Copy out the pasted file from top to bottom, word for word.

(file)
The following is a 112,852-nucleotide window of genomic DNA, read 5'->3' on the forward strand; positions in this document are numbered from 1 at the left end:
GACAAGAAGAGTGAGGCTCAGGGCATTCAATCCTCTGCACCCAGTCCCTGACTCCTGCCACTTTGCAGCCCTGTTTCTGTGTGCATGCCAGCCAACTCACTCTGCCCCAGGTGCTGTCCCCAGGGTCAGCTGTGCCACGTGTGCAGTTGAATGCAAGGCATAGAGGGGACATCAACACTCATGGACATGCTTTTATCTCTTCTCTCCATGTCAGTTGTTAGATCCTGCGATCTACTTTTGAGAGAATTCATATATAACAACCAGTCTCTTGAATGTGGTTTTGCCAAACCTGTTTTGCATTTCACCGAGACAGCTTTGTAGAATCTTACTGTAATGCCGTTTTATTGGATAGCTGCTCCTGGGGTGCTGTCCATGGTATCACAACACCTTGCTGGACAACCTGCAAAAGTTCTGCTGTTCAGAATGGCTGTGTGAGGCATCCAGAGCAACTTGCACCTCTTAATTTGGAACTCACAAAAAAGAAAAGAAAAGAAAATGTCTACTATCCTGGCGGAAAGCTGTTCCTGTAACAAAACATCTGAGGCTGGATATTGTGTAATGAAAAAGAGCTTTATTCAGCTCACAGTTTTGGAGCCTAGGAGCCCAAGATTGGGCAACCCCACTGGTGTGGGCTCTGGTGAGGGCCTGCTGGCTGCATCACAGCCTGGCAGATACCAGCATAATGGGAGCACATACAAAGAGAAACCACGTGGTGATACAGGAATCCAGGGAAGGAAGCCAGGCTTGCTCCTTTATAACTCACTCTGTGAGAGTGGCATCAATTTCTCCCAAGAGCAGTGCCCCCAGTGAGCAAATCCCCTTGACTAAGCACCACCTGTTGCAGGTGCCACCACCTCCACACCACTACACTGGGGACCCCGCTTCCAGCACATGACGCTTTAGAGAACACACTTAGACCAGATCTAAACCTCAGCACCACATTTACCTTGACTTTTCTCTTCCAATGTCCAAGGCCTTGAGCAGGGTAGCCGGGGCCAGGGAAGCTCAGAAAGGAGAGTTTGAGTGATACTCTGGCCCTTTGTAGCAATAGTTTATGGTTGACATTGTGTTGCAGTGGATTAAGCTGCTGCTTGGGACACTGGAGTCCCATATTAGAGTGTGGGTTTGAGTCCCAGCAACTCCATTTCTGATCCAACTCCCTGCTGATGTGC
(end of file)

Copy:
The following is a 112,852-nucleotide window of genomic DNA, read 5'->3' on the forward strand; positions in this document are numbered from 1 at the left end:
GACAAGAAGAGTGAGGCTCAGGGCATTCAATCCTCTGCACCCAGTCCCTGACTCCTGCCACTTTGCAGCCCTGTTTCTGTGTGCATGCCAGCCAACTCACTCTGCCCCAGGTGCTGTCCCCAGGGTCAGCTGTGCCACGTGTGCAGTTGAATGCAAGGCATAGAGGGGACATCAACACTCATGGACATGCTTTTATCTCTTCTCTCCATGTCAGTTGTTAGATCCTGCGATCTACTTTTGAGAGAATTCATATATAACAACCAGTCTCTTGAATGTGGTTTTGCCAAACCTGTTTTGCATTTCACCGAGACAGCTTTGTAGAATCTTACTGTAATGCCGTTTTATTGGATAGCTGCTCCTGGGGTGCTGTCCATGGTATCACAACACCTTGCTGGACAACCTGCAAAAGTTCTGCTGTTCAGAATGGCTGTGTGAGGCATCCAGAGCAACTTGCACCTCTTAATTTGGAACTCACAAAAAAGAAAAGAAAAGAAAATGTCTACTATCCTGGCGGAAAGCTGTTCCTGTAACAAAACATCTGAGGCTGGATATTGTGTAATGAAAAAGAGCTTTATTCAGCTCACAGTTTTGGAGCCTAGGAGCCCAAGATTGGGCAACCCCACTGGTGTGGGCTCTGGTGAGGGCCTGCTGGCTGCATCACAGCCTGGCAGATACCAGCATAATGGGAGCACATACAAAGAGAAACCACGTGGTGATACAGGAATCCAGGGAAGGAAGCCAGGCTTGCTCCTTTATAACTCACTCTGTGAGAGTGGCATCAATTTCTCCCAAGAGCAGTGCCCCCAGTGAGCAAATCCCCTTGACTAAGCACCACCTGTTGCAGGTGCCACCACCTCCACACCACTACACTGGGGACCCCGCTTCCAGCACATGACGCTTTAGAGAACACACTTAGACCAGATCTAAACCTCAGCACCACATTTACCTTGACTTTTCTCTTCCAATGTCCAAGGCCTTGAGCAGGGTAGCCGGGGCCAGGGAAGCTCAGAAAGGAGAGTTTGAGTGATACTCTGGCCCTTTGTAGCAATAGTTTATGGTTGACATTGTGTTGCAGTGGATTAAGCTGCTGCTTGGGACACTGGAGTCCCATATTAGAGTGTGGGTTTGAGTCCCAGCAACTCCATTTCTGATCCAACTCCCTGCTGATGTGC